I read: The name that can be named is not the eternal name…the famous first line… just as we take advantage of what is, we should recognise the usefulness of what is not.  However, my mind wasn’t on philosophy but the upcoming party. King Neptune, in the person of the soon-to-be-hacked entertainments officer, presided over ceremonies designed to inflict mild humiliation on those who admitted to having never crossed the equator by sea before. I sang O’Sullivan’s John raucously, accompanying myself on borrowed guitar, before being thrown into the pool and swallowing a mouthful or two of holy sobering waters.

Then the ship began to list to port, but the hijinks continued unabated, and, as the ship limped into the dock at Singapore to a waiting contingent of police with dogs and vans, we disembarked to the rumour swirling among us that Mick Jagger would be on Bugis Street that evening. Speculation as to whether he would be in drag or just another tourist added spice to the rumour. As I say, I treated the family to a cruise at the beginning of 1979. So effective has the treatment been, that, in the thirty-odd years since, I have received no requests for a repetition of the dose.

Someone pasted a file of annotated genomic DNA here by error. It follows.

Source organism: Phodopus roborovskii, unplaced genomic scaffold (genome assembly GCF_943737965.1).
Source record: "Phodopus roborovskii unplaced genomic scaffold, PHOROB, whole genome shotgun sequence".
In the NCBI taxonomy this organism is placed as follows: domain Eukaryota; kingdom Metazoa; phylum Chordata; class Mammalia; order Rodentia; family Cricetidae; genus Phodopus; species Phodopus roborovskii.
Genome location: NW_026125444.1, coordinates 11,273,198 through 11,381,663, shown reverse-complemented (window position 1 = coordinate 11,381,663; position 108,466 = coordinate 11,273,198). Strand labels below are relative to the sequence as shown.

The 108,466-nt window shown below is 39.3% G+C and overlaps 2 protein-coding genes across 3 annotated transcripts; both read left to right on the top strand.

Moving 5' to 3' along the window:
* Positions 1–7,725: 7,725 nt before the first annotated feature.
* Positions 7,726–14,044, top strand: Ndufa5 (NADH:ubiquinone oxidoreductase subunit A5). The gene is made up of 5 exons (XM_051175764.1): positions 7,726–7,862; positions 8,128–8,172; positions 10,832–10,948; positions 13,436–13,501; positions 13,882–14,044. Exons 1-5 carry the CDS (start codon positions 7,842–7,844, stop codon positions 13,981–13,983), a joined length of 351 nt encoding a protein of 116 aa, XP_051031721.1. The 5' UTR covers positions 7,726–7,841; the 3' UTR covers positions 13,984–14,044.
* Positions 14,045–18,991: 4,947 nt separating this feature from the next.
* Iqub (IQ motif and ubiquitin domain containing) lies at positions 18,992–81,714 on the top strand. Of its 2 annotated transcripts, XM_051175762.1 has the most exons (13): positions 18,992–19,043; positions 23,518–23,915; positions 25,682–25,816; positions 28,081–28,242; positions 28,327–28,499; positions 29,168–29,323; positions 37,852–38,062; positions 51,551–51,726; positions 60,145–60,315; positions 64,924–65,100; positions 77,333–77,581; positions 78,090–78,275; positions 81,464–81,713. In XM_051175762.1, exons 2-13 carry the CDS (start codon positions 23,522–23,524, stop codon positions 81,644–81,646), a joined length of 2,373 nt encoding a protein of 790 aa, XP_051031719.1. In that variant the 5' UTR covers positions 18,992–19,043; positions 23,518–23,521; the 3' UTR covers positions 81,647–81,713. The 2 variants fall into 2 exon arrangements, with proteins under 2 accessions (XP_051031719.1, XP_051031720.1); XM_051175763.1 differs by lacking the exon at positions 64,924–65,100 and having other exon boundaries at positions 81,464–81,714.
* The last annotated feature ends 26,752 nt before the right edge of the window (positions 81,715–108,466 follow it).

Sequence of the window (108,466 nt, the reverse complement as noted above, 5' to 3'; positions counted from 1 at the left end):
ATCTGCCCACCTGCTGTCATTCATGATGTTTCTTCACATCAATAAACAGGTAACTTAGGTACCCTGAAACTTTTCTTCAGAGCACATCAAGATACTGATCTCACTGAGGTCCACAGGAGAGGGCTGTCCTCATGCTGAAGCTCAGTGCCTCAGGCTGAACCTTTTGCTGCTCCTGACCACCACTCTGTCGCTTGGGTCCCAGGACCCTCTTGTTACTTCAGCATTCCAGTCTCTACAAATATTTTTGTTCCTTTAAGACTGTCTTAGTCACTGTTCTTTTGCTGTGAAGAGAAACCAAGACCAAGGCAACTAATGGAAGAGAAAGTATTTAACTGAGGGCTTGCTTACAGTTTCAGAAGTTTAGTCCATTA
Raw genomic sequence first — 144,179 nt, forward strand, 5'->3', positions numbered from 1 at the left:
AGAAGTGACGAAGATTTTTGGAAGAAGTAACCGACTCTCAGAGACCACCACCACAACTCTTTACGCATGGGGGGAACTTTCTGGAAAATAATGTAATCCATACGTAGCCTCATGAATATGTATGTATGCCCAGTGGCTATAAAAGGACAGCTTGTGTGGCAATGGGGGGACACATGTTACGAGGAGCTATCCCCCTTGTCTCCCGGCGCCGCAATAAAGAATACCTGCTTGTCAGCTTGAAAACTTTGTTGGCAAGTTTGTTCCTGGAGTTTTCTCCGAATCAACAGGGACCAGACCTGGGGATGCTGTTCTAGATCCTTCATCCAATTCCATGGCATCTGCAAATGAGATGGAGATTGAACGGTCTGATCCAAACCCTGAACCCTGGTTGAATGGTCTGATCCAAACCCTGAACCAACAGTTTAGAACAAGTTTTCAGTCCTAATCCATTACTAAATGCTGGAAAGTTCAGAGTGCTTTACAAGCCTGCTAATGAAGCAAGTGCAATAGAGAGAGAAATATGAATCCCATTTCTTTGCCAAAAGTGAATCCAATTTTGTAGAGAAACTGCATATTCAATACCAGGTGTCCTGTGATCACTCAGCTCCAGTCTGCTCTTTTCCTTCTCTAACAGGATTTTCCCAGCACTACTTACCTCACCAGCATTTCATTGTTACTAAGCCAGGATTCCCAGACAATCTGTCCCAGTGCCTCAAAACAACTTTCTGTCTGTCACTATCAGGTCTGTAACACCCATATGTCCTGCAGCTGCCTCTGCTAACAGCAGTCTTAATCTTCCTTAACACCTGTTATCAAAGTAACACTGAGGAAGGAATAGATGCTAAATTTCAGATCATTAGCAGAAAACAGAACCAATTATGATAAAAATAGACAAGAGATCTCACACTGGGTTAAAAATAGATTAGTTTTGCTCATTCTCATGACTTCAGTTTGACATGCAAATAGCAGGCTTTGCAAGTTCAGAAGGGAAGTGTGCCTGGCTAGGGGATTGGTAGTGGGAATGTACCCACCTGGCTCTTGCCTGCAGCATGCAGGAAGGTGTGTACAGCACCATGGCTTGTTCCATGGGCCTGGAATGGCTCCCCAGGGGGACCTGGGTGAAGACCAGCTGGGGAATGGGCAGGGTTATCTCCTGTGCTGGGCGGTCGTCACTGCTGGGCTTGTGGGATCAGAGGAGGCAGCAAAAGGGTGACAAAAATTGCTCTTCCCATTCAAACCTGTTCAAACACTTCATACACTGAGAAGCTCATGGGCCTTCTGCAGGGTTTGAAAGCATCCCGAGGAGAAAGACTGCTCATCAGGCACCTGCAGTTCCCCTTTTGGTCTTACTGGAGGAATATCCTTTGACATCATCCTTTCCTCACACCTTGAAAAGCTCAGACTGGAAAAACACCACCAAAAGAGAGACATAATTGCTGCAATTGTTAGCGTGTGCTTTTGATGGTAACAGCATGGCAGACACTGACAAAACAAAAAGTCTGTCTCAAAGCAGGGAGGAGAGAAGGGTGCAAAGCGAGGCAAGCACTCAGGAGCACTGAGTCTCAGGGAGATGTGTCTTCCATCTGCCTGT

That is until early January 2020 when we had a magical cruise around New Zealand with no sword play, old ladies thrown from bunks or raving backpackers. Just one fly in the ointment: this was just before COVID struck. We disembarked without incident, but the ship went on to be stranded in Hawaii for months. [ insert song]

Our 33rd voyage on the good ship Quotidia will teach us what a Mondegreen is as we have a look at 1960s Who lyrics and the poetry of Edwin Arlington Robinson. As your entertainments officer, I can guarantee you a good trip. Why is my arm in a sling? Ah, a mere scratch from an oriental blade.